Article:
USS F-4 (SS-23) was a United States Navy F-class submarine. Her keel was laid down by the Moran Brothers of Seattle, Washington. She was originally named Skate, making her the first ship of the United States Navy named for the skate. She was renamed F-4 on 17 November 1911. She was launched on 6 January 1912 sponsored by Mrs. M.F. Backus; and commissioned on 3 May 1913 with Lieutenant (junior grade) K.H. Donavin in command.

USS F-4 sometime between 1913 and 1915.
United States
Name: USS F-4
Builder: Moran Brothers Company, Seattle, Washington
Laid down: 21 August 1909, as USS Skate
Launched: 6 January 1912
Commissioned: 3 May 1913
Renamed: USS F-4, 17 November 1911
Struck: 31 August 1915
  • Foundered, 25 March 1915
  • Raised, 29 August 1915; later a harbor marker and buried as trench fill off Pearl Harbor, 1940
General characteristics
Class and type: F-class submarine
Displacement: 330 long tons (340 t)
Length: 142 ft 7 in (43.46 m)
Beam: 15 ft 5 in (4.70 m)
Draft: 12 ft 2 in (3.71 m)
Speed: 14 kn (16 mph; 26 km/h)
Complement: 22 officers and enlisted
Armament: 4 × 18 inch (450 mm) torpedo tubes

Service history

Joining the First Submarine Group, Pacific Torpedo Flotilla, F-4 participated in the development operations of that group along the west coast, and from August 1914, in Hawaiian waters. During submarine maneuvers off Honolulu, Hawaii on 25 March 1915, she sank at a depth of 306 ft (93 m), 1.5 mi (2.4 km) from the harbor. Despite valorous efforts of naval authorities at Honolulu to locate the missing boat and save her crew, all 21 perished (C.O. LT(jg) Alfred Louis Ede and crew). F-4 was the first commissioned submarine of the U.S. Navy to be lost at sea.

A diving and engineering precedent was established with the Navy's raising of the submarine on 29 August 1915. Courage and tenacity marked the efforts of divers who descended to attach cables to tow the boat into shallow water, while ingenuity and engineering skill characterized the direction of Naval Constructor J.A. Furer, Rear Admiral C.B.T. Moore, and Lieutenant C. Smith who accomplished the feat with the aid of specially devised and constructed pontoons. Navy diver George D Stillson found the superstructure caved in and the hull filled with water.[1] One of the divers involved in the salvage operation was John Henry Turpin, who was, probably, the first African-American to qualify as a U.S. Navy Master Diver. Only four of the dead could be identified; the 17 others were buried in Arlington National Cemetery.[2]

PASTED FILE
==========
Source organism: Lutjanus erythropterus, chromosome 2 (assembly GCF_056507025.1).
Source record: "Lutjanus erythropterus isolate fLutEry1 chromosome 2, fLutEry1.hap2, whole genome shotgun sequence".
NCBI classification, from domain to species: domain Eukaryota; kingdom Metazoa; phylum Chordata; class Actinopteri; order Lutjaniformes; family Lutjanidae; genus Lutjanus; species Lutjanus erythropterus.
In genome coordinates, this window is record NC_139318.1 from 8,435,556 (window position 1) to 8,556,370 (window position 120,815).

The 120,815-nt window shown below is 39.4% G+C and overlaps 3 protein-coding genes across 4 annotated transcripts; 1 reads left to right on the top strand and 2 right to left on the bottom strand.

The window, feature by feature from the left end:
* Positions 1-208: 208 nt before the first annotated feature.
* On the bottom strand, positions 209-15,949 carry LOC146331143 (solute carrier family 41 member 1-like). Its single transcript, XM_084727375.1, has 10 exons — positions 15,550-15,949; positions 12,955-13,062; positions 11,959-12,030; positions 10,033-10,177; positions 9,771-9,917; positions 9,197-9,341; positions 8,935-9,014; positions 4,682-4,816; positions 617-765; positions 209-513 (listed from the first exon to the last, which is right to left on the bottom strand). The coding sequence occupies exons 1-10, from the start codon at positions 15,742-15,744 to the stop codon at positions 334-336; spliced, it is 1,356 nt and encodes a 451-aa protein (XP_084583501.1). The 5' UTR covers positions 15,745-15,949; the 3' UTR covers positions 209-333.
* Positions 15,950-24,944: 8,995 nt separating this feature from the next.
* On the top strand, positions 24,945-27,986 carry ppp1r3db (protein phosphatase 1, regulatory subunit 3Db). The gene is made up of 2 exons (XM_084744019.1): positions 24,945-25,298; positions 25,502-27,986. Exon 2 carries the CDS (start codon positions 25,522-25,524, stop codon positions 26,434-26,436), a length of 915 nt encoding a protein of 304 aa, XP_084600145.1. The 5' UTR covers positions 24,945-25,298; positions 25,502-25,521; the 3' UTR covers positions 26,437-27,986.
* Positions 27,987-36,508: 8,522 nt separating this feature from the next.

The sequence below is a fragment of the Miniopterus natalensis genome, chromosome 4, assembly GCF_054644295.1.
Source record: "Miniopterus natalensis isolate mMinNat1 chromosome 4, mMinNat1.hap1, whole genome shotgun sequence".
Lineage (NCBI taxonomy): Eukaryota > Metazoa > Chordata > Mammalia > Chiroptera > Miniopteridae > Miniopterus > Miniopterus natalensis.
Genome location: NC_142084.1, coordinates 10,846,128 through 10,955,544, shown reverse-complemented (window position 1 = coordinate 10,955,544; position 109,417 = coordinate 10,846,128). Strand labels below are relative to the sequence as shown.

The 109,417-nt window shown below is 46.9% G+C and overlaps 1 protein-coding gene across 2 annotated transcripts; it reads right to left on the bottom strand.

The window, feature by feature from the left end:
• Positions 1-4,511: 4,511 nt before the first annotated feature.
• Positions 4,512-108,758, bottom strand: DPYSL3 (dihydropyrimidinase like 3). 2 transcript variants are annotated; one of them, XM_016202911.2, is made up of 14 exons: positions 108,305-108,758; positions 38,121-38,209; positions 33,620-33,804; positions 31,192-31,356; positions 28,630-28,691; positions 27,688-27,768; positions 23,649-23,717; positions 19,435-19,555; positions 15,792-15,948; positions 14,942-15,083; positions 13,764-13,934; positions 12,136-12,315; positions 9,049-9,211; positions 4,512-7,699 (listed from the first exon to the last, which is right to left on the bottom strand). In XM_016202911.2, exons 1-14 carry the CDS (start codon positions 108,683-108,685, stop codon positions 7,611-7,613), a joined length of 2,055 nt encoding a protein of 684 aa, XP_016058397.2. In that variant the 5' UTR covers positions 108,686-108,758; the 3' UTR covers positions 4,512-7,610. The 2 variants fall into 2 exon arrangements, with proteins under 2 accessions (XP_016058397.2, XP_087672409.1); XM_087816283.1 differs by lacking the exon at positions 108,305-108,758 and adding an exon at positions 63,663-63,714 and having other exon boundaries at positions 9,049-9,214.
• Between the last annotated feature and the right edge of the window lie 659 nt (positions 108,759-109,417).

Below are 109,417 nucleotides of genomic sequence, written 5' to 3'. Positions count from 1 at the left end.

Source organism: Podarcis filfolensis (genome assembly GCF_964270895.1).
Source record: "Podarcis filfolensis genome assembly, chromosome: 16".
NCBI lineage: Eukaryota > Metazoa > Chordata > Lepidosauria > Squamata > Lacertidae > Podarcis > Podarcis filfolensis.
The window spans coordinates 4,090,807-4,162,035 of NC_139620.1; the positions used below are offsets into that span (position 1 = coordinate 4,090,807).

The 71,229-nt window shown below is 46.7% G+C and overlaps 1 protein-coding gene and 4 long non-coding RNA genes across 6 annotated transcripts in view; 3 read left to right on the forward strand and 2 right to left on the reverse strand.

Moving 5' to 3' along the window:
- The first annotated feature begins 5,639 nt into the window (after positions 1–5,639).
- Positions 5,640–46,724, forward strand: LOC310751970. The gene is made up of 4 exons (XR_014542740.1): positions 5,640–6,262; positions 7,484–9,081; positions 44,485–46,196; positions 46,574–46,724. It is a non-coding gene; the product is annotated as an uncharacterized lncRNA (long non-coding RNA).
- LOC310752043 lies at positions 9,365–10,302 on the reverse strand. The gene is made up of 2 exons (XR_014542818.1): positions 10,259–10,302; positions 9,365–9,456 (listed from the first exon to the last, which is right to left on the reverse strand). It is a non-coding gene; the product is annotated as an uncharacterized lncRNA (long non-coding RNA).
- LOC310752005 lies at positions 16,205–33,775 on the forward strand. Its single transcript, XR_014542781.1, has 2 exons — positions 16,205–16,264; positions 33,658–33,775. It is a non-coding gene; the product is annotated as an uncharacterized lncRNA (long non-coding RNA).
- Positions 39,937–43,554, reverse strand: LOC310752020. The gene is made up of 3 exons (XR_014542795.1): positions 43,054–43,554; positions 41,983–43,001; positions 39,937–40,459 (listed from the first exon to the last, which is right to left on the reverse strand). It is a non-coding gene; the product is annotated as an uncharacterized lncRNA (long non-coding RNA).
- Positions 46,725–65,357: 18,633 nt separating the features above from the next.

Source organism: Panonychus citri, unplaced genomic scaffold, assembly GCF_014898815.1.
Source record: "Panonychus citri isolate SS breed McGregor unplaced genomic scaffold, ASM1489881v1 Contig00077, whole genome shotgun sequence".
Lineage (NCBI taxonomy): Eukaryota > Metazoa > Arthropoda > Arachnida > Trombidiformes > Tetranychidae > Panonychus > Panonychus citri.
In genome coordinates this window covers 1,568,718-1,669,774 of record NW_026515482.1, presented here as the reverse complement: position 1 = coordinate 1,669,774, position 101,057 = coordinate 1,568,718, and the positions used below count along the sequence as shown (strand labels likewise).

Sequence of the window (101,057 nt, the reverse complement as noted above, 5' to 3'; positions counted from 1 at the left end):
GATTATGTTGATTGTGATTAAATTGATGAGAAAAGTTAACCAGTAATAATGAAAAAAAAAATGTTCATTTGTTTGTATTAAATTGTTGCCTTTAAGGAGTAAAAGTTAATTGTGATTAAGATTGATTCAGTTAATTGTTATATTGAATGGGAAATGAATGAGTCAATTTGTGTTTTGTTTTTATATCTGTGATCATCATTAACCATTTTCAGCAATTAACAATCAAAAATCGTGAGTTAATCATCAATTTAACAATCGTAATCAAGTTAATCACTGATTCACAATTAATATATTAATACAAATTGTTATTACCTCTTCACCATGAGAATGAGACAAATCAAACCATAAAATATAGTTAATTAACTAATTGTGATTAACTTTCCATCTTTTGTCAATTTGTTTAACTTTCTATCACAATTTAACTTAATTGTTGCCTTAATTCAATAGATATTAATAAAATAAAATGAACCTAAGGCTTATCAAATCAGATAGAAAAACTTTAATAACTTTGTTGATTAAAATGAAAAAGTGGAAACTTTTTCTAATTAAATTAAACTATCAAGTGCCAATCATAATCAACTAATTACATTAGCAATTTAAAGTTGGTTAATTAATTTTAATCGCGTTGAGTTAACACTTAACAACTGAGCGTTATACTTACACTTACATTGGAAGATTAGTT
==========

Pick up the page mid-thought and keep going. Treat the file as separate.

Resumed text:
The investigating board subsequently conjectured that corrosion of the lead lining of the battery tank had permitted seepage of sea water into the battery compartment and thereby caused the commanding officer to lose control on a submerged run. Others believe that the bypassing of an unreliable magnetic reducer closed a Kingston valve in the forward ballast tank resulting in a delay.[3] Based on other reported issues, there may also have been problems with the air lines supplying the ballast tank.[3]

F-4 was stricken from the Naval Vessel Register on 31 August 1915.

In 1940, the remains of F-4 were buried as fill in a trench off the Submarine Base, Pearl Harbor.

Plans for the F-class submarines of the US Navy


  1. staff (16 April 1915). "WATER IN HULL OF F-4.; Diver Also Reports That Superstructure of Submarine Has Caved In" (PDF). NY Times. Retrieved 2011-08-24.
  2. Honolulu Star-Bulletin (2000). "The United States Submarine F-4 March 25, 1915". Arlington National Cemetery. Retrieved 2009-04-15.
  3. Searle Jr, Willard F; Curtis Jr, Thomas G (2006). "The loss and salvage of F-4, a historic milestone". Undersea Warfare. Navy. 7 (6). Retrieved 2016-04-07.CS1 maint: multiple names: authors list (link)

This article incorporates text from the public domain Dictionary of American Naval Fighting Ships. The entry can be found here.

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